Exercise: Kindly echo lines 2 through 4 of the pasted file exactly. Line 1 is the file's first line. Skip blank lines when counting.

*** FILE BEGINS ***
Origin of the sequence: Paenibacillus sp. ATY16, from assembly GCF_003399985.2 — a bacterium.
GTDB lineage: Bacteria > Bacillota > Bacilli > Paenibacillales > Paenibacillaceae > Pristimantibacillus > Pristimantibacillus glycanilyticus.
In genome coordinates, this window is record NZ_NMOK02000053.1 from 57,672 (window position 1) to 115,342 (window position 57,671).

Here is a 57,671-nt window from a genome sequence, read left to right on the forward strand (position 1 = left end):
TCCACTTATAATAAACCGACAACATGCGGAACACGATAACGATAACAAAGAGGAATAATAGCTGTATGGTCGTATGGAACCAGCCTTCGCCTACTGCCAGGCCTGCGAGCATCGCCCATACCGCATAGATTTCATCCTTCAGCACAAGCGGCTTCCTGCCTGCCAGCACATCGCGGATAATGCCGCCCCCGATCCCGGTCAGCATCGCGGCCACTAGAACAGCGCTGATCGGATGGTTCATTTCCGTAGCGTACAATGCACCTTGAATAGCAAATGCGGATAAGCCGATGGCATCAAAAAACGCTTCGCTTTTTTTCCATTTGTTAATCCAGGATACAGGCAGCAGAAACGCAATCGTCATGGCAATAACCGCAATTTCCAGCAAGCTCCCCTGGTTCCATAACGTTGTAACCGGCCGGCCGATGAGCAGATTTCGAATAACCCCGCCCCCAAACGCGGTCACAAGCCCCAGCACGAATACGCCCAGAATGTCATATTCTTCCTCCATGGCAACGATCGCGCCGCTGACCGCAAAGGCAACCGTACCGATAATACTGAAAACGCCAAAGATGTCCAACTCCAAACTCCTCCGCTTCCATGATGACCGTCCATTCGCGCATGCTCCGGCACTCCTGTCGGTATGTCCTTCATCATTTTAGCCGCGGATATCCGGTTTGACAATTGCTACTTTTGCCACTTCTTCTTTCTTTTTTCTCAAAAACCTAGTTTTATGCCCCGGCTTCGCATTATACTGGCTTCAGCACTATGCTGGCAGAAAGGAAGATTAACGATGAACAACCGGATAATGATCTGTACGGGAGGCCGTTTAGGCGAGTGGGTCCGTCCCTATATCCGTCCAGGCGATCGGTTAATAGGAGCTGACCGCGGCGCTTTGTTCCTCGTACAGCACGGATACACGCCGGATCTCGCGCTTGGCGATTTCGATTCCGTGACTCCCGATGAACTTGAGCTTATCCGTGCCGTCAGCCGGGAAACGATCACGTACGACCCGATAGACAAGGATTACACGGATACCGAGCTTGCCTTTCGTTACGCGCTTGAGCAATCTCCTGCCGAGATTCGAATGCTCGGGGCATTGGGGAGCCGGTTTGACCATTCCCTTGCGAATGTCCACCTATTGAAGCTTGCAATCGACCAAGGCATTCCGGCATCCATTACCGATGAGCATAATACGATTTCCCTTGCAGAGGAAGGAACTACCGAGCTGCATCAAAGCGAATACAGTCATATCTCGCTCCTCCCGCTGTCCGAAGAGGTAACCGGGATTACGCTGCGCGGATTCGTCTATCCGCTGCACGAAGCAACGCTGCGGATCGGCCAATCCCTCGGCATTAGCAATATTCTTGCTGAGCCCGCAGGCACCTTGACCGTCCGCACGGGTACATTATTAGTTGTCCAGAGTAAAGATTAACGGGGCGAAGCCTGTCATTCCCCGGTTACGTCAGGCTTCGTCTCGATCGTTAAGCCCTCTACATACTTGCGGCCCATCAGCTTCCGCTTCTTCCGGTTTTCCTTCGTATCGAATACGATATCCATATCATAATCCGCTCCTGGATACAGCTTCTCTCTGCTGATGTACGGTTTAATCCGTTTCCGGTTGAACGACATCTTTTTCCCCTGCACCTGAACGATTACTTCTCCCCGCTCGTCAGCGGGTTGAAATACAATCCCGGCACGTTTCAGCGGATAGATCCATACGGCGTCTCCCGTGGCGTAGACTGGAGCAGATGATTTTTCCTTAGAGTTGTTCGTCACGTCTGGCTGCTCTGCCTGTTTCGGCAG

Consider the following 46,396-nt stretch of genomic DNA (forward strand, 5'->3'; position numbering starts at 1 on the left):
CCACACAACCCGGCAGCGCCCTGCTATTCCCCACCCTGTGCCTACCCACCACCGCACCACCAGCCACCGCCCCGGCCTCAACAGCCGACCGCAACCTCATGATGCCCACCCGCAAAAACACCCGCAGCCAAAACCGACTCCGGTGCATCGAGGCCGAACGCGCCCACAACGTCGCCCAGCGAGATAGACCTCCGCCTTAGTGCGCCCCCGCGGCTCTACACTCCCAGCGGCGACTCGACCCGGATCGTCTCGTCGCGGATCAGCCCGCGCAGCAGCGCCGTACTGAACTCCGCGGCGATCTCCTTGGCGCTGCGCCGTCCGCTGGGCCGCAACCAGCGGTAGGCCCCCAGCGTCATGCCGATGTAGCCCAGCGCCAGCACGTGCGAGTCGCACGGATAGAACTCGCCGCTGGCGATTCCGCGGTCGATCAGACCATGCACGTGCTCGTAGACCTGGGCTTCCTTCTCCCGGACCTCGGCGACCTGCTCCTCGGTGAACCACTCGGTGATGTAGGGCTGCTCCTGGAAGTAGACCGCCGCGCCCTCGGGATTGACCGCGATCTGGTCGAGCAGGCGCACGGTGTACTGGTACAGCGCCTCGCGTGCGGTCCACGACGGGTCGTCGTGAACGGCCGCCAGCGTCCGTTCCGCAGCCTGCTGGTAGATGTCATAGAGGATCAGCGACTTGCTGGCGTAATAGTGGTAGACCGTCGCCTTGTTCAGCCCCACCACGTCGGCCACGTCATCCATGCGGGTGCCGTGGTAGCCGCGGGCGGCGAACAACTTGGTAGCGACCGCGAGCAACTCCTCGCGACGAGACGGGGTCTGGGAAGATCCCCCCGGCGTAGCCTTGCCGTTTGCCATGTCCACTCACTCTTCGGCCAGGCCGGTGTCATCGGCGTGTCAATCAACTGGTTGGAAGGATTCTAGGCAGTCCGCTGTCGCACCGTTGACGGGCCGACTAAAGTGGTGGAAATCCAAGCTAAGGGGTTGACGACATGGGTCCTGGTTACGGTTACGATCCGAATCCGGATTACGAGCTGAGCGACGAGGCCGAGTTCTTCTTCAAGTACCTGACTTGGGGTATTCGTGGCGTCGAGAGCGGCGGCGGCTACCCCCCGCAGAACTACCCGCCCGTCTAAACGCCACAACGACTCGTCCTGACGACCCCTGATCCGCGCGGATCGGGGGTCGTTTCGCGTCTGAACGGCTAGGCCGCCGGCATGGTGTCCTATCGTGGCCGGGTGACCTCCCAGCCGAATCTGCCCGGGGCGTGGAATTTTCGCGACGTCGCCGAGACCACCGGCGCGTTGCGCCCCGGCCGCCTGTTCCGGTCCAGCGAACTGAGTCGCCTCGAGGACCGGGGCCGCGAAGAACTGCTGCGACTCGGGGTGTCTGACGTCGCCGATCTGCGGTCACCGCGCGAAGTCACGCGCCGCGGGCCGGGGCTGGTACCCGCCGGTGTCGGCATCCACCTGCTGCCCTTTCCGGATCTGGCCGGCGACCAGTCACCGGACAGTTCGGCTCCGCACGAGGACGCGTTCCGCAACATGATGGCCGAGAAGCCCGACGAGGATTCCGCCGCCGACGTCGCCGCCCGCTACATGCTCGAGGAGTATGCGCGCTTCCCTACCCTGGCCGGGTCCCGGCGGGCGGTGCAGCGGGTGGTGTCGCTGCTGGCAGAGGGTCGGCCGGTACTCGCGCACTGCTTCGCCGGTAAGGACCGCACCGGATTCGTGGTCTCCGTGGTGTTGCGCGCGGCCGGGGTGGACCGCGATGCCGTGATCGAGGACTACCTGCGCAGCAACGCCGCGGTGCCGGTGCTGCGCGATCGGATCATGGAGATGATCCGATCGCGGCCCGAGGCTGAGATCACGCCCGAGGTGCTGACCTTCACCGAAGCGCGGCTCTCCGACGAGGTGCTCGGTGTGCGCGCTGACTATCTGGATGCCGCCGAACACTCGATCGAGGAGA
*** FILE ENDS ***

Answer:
GTDB lineage: Bacteria > Bacillota > Bacilli > Paenibacillales > Paenibacillaceae > Pristimantibacillus > Pristimantibacillus glycanilyticus.
In genome coordinates, this window is record NZ_NMOK02000053.1 from 57,672 (window position 1) to 115,342 (window position 57,671).

Here is a 57,671-nt window from a genome sequence, read left to right on the forward strand (position 1 = left end):